A friend sent me a link to a well written and thought provoking post on Depleted Cranium titled The Top Ten Things Environmentalists Need to Know. I encourage you to go read it and the lengthy discussion that follows. (Thanks DV8 2XL)
Here is an example from the thread of responses. (Of course, I have permission from the poster to copy it here.)
I want to thank a friend for pointing to this well considered post and the generally civil and thought provoking discussion.
There are a couple of aspects of the discussion that have not yet been introduced.
It might surprise and seriously shake the belief structure of both Environmentalists and those who oppose the movement to know that at least some of the dogma in the Environmental religion were introduced or encouraged by people who LIKE to sell lots of fossil fuel at as high a price as possible. In other words, these dogma are selfish impositions by some rich and powerful people.
As many who know the history of The Sierra Club know, one of its first really successful efforts was a campaign against hydroelectric dam construction. This was a natural for the organization, which had been started by some true conservationists who loved the beauty of the great outdoors, including the wild and undeveloped rivers and canyons in the Sierra Nevada. They were primed to work hard to protect those canyons from being turned into lakes. The money for the campaign, however came largely from well heeled Californians who just happened to work for or lead companies like Standard Oil, Gulf, and Chevron.
You see, California had a tremendous resource of oil and as a byproduct of drilling for that oil it had a serious waste product called methane that needed to be flared away to protect the installations from explosions. Of course, being smart fellows, the oil company knew that this waste product contained useful heat that could produce electricity as long as someone invested the capital to collect it and pipe it to a steam plant. The economic case for that activity could not be made unless the price of the finished product was high enough to support the return necessary to attract the capital.
That required price could not be supported in a state where you could produce most of the power that you needed by damning some rivers and depending on the hydroelectric cycle for fuel, especially if the damn construction was initially supported by the federal government. Of course, fighting damns for economic reasons is far more challenging than making it a “religious” activity supported by high minded “Environmentalists”. That is especially true since the customers for the cheap hydro power were also pretty smart and well connected and would have dismissed their friends at the local golf club.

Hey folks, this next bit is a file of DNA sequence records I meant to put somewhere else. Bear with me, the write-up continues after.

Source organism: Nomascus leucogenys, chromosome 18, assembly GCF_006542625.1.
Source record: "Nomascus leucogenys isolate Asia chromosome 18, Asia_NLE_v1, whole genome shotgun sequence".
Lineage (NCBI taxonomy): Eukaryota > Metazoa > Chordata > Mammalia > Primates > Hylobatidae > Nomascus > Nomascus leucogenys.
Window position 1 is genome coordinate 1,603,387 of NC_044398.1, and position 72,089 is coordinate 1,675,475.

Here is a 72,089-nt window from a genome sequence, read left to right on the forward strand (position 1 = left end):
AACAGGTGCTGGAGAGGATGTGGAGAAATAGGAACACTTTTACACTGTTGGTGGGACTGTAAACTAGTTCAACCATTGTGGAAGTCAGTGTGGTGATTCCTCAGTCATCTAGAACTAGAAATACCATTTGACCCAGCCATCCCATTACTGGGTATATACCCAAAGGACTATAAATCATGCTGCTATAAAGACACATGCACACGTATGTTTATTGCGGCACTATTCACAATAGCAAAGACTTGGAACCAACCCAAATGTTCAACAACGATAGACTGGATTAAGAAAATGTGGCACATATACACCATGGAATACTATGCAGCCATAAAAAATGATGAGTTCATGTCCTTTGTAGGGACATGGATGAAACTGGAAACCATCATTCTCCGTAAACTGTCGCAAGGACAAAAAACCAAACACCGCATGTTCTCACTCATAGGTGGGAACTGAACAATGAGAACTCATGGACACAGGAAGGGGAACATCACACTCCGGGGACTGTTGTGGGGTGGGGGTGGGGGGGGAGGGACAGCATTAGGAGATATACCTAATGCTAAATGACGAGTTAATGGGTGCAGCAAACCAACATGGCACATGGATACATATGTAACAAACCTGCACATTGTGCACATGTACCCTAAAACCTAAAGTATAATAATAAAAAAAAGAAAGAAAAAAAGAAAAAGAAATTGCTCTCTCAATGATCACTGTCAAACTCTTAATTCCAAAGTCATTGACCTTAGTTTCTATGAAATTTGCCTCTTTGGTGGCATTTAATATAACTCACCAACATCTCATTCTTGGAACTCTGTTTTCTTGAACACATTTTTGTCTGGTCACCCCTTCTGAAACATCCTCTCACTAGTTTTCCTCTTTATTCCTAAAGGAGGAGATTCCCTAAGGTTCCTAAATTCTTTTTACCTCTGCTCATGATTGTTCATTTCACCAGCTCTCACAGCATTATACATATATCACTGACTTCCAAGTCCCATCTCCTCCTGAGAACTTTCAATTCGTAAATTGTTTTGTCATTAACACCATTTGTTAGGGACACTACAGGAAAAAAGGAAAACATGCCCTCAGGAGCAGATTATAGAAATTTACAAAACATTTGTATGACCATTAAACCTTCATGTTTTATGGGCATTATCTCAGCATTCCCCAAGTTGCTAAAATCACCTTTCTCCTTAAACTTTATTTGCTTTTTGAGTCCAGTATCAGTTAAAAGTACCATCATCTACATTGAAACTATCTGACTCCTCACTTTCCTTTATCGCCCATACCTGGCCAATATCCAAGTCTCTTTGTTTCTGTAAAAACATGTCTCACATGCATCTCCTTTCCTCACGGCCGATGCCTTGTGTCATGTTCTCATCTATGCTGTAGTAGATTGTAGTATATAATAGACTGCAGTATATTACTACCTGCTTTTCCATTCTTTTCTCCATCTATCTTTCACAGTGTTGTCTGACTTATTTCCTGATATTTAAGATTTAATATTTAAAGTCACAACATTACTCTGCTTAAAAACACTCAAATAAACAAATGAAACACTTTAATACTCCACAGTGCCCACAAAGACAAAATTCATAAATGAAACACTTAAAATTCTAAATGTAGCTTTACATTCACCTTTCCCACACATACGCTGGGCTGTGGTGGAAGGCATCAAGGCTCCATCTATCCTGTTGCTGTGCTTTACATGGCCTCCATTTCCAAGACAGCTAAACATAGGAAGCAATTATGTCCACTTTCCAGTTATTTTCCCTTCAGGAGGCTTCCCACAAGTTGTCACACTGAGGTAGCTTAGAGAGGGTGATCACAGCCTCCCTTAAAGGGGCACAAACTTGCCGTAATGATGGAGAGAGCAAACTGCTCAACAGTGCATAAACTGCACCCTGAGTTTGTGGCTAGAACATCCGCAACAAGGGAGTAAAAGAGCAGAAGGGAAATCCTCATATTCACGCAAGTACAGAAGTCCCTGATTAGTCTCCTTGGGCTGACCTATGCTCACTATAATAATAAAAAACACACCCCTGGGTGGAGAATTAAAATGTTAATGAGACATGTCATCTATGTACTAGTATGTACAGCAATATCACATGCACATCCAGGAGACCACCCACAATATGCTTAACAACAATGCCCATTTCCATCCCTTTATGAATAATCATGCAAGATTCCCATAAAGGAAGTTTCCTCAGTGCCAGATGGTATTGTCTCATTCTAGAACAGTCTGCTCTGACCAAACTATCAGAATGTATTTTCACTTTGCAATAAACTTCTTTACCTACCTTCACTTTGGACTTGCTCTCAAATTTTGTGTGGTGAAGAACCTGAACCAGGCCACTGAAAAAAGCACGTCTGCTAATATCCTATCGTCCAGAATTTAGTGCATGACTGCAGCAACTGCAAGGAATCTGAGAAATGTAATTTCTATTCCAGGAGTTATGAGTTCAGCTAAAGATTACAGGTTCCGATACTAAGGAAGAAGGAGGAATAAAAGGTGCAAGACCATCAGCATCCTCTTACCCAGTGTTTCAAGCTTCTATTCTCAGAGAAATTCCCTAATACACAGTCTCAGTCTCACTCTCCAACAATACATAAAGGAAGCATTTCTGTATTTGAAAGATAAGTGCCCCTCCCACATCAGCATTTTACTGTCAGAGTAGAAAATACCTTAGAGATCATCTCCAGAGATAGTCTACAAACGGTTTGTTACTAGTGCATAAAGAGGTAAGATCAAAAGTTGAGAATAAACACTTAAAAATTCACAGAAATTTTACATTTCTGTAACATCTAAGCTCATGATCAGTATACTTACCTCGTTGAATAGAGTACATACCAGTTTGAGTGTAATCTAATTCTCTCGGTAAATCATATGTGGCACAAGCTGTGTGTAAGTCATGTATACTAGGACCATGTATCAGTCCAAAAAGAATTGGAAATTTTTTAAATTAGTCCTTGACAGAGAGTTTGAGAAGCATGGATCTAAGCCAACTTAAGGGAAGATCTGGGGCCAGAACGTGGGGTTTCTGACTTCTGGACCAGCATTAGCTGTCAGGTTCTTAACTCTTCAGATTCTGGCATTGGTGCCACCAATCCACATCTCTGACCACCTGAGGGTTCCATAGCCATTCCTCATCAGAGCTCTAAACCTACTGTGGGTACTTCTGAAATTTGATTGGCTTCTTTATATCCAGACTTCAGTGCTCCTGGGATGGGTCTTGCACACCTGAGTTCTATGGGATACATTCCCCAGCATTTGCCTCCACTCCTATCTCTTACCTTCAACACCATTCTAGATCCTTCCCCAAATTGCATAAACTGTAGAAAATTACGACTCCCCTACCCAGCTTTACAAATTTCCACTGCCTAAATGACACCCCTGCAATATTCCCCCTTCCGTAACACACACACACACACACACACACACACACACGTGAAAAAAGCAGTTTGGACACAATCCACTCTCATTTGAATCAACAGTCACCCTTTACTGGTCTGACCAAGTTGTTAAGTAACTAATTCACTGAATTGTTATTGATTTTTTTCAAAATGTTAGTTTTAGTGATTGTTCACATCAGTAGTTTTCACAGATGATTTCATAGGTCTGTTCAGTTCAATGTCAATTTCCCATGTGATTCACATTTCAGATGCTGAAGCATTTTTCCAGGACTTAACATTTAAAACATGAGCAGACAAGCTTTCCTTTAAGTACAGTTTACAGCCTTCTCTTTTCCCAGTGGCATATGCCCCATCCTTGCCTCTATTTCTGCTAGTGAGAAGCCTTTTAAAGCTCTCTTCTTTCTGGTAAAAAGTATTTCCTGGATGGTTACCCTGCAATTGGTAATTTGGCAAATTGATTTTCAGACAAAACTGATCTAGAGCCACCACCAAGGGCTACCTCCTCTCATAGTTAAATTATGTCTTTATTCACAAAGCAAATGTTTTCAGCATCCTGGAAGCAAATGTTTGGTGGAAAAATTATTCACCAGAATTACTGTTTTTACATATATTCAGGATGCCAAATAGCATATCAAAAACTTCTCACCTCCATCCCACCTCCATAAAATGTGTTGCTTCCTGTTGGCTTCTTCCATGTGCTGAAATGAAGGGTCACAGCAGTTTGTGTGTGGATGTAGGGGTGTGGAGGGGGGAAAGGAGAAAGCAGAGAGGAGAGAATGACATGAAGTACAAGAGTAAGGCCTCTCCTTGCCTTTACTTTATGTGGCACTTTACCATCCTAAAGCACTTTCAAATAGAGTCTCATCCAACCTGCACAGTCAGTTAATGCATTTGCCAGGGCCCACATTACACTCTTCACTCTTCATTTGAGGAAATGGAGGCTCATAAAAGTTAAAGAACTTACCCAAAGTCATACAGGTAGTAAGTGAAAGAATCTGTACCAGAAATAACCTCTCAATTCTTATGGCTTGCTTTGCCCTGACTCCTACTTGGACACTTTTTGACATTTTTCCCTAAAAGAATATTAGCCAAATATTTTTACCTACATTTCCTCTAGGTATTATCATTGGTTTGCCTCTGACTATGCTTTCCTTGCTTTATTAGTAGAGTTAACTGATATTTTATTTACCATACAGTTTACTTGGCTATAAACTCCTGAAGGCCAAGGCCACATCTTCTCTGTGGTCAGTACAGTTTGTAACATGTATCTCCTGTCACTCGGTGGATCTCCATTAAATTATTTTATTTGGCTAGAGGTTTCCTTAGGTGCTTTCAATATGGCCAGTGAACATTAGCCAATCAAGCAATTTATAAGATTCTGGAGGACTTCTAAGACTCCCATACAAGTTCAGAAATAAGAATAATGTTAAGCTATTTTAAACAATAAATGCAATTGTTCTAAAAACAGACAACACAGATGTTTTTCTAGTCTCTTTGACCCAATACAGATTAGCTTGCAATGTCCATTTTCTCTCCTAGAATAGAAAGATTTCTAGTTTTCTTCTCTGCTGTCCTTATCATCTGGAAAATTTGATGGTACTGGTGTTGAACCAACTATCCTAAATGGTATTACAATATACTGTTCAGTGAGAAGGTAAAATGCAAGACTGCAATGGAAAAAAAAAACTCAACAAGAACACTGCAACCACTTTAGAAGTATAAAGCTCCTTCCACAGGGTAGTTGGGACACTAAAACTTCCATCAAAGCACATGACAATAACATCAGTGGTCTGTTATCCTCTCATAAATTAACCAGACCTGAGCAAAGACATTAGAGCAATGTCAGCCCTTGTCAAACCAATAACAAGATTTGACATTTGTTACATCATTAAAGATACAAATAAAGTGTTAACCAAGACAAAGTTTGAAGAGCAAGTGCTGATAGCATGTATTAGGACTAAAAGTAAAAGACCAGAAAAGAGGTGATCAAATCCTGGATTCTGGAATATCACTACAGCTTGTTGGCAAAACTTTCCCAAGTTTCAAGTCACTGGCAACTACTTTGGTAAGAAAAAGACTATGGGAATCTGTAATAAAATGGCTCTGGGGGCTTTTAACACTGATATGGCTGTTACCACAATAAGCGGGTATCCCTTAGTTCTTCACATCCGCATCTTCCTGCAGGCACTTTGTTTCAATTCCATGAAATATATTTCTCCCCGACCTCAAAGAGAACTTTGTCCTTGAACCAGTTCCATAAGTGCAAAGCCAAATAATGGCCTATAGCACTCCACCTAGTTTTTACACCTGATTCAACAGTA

Suddenly, the rather small and poor Sierra Club found itself getting lots of very large donations to support its efforts to halt damn construction. At the same time, the oil companies made the necessary investments to collect the methane – they even got some subsidies for doing so since the flares were considered to be a nuisance – and began making a profit by selling the gas to the power companies. Of course, as the demand grew faster than the supply, the price of gas got better and better – from the seller’s point of view.
In essence, that is how California came to depend on natural gas (a fine marketing term for methane) for its electricity with the help of Sierra Club.
My references for this story are too numerous to list here, and most do not have links – they need to be found in dusty places fully of dead trees called libraries. One book that provides part of the story, however is titled In the Thick of It: My Life in the Sierra Club. It talks about how Sierra started taking large donations from people associated with “dirty” industries, but does not really connect the dots in the way that my interpretation above did. To fill in that piece you need to do a bit of analytical work on the Energy Information Agency web site plus dig through corporate annual reports.
Anyway – do a bit of critical thinking. Who benefits when we have an energy supply situation where the balance between supply and demand forces the prices higher and where the suppliers can sell every bit of the product that they can possibly produce? Who wins when oil, gas and coal companies can paint themselves as heroic by talking about how hard they are working to find more product to sell? Who wins when windmills are subsidized? Who is supplying the “biofuel” market with heat, transporting the biofuels to market, and selling the diesel and fertilizer necessary to grow the crops?
If you are also a strong anti-communist, think about the tight relationship between natural resources like oil and gas and the Soviet and Putin governments.
Someday when I have more time, I will talk about how Nader is an Arab whose initial thrust into prominence came as a result of a fight against the first successful small, fuel efficient car built in America after a long period of ever larger and more powerful cars and how E. F. Schumacher made his living as a member of Britain’s National Coal Board with the duty of working to sustain the coal mining industry.
Note:The phase in bold right after the word “Arab” was added to the original after later thought.
(Originally posted by Rod Adams at http://depletedcranium.com/?p=368